This can still happen with or without "anti-missile" devices.

eg. The apparent "threat" to the UK airports this summer still has repercussions for flying around Europe - no hand luggage etc.

Where is the proof that anything was going to happen?

I'd rather live in a society in which I can travel effiecntly, with some security, and with whatever risk there may be from "terrorists", rather than the paranoid state which has been made.
 
  • #10
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They would be better off developing a defence system at the airports than on the plane, for take off/ landing, because it would be easier/less expensive than re-fitting the planes all the time.

After all, it would be an airport security breach more than anything.
 
  • #11
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They would be better off developing a defence system at the airports than on the plane, for take off/ landing, because it would be easier/less expensive than re-fitting the planes all the time.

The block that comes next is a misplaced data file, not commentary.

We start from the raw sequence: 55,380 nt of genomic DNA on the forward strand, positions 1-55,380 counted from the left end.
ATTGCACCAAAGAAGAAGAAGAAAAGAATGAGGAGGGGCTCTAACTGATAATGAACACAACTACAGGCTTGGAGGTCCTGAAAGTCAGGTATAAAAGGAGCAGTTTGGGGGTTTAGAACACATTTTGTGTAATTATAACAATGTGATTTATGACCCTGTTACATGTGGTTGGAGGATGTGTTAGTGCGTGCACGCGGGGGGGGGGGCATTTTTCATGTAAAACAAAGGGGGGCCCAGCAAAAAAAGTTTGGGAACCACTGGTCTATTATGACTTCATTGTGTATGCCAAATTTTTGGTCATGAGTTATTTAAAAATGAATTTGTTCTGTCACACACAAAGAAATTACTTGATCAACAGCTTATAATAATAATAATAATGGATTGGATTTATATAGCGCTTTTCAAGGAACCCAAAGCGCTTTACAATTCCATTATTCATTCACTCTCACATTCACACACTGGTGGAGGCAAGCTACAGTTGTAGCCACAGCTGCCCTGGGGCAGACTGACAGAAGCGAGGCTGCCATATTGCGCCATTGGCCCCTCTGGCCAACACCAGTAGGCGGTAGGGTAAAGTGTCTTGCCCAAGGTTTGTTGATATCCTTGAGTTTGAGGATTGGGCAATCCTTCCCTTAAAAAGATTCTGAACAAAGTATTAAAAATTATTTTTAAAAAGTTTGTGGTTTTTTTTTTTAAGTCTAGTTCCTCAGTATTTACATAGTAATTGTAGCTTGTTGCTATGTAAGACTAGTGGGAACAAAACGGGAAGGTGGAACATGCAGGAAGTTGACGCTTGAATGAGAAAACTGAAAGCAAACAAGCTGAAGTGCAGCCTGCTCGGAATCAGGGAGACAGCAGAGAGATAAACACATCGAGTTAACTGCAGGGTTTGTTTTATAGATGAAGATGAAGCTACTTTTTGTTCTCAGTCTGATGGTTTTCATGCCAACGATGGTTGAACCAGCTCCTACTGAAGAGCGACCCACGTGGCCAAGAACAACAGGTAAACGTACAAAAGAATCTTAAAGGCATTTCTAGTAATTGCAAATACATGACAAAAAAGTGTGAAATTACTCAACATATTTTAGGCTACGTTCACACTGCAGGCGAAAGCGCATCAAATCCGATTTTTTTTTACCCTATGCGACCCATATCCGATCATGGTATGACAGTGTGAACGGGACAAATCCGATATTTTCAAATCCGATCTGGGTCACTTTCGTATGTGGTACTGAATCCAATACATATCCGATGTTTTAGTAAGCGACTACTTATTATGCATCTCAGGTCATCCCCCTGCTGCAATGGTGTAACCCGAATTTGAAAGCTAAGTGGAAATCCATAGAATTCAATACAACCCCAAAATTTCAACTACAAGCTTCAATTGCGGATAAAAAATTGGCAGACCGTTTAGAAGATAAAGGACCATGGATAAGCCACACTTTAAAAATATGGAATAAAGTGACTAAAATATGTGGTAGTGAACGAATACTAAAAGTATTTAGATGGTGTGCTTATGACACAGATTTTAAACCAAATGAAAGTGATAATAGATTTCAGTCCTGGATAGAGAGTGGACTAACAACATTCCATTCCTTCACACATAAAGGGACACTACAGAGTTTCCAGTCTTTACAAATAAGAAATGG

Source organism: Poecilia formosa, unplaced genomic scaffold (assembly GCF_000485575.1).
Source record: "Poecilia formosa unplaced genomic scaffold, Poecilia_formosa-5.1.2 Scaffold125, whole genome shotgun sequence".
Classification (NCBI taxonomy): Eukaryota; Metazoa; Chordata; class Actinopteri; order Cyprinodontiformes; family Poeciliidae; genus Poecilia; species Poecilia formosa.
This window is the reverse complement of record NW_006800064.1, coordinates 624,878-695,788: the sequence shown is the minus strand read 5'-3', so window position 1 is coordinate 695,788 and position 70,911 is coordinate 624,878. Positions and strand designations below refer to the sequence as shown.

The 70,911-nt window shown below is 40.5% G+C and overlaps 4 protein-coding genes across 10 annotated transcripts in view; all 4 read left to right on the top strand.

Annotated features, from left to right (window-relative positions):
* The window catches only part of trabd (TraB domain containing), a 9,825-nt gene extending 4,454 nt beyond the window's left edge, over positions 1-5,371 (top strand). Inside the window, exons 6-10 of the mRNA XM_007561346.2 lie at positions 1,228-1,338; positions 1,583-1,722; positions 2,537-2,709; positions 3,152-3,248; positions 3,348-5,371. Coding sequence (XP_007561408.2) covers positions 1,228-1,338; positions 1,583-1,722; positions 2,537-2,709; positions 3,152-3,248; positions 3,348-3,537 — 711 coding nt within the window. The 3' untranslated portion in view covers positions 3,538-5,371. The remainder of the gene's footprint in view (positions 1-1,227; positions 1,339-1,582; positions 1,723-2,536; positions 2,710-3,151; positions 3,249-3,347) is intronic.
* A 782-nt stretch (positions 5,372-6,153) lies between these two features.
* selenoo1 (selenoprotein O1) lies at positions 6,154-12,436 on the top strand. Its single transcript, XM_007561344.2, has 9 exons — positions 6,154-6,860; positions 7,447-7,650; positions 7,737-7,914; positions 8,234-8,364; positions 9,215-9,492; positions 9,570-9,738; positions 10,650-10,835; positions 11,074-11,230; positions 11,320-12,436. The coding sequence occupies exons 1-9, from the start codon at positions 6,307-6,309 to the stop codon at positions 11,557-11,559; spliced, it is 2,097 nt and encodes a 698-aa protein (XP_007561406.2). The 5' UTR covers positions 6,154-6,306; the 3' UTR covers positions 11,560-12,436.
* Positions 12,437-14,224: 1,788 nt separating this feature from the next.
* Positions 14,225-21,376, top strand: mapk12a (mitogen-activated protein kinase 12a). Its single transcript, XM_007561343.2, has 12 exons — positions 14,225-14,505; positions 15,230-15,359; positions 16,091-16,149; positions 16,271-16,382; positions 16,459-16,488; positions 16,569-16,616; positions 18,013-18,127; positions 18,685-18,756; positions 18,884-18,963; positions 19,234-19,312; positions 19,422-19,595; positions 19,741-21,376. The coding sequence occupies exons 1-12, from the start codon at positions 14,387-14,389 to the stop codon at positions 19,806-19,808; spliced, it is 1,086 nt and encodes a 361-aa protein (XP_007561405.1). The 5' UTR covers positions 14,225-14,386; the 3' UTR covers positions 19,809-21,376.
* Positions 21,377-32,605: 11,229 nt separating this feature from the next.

After all, it would be an airport security breach more than anything.
Like I said, doing that would only give you some security at US airports that have the system. Once you fly over seas, your airplane wont be protected. And its not just 0.7% of the new cost, most airplanes are pretty old.

Americans need to stop being so paranoid. The rest of the world lives in far more dangerous conditions and does not waste billions like we do. I thought we were already in massive debt to china?
 
  • #12
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ElAl have had anti-missile systems for a number of years. Some reports indicate that they have been used.

What you also have to take into account is that anti-aircraft missiles are designed ot take down military aircraft which would look very different in almost every sensor band to civilian aircraft, so how effective are SAMs against commercial airliners?
 
  • #13
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Technical problem is that if you happen to take a picture of the aircraft with the flash on, it will probably destroy the camera. Have seen tests of optical/IR missile launch warning systems. False alarm rate is a sincere problem.